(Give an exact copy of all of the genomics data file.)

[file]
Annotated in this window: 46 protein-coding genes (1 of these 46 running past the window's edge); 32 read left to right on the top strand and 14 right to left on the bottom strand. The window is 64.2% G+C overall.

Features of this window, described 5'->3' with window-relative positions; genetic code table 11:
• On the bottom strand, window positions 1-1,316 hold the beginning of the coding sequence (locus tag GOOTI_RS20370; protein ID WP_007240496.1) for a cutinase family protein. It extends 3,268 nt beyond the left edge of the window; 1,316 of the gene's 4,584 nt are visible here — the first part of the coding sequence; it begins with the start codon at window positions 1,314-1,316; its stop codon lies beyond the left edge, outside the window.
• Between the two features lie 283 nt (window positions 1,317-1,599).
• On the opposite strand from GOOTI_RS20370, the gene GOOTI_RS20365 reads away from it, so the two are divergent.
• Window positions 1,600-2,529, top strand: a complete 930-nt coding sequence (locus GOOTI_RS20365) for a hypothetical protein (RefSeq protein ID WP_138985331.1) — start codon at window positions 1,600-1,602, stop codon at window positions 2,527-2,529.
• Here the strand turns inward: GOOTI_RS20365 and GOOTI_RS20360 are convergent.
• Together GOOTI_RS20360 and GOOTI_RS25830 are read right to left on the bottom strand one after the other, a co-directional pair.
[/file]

Annotated in this window: 46 protein-coding genes (1 of these 46 running past the window's edge); 32 read left to right on the top strand and 14 right to left on the bottom strand. The window is 64.2% G+C overall.

Features of this window, described 5'->3' with window-relative positions; genetic code table 11:
• On the bottom strand, window positions 1-1,316 hold the beginning of the coding sequence (locus tag GOOTI_RS20370; protein ID WP_007240496.1) for a cutinase family protein. It extends 3,268 nt beyond the left edge of the window; 1,316 of the gene's 4,584 nt are visible here — the first part of the coding sequence; it begins with the start codon at window positions 1,314-1,316; its stop codon lies beyond the left edge, outside the window.
• Between the two features lie 283 nt (window positions 1,317-1,599).
• On the opposite strand from GOOTI_RS20370, the gene GOOTI_RS20365 reads away from it, so the two are divergent.
• Window positions 1,600-2,529, top strand: a complete 930-nt coding sequence (locus GOOTI_RS20365) for a hypothetical protein (RefSeq protein ID WP_138985331.1) — start codon at window positions 1,600-1,602, stop codon at window positions 2,527-2,529.
• Here the strand turns inward: GOOTI_RS20365 and GOOTI_RS20360 are convergent.
• Together GOOTI_RS20360 and GOOTI_RS25830 are read right to left on the bottom strand one after the other, a co-directional pair.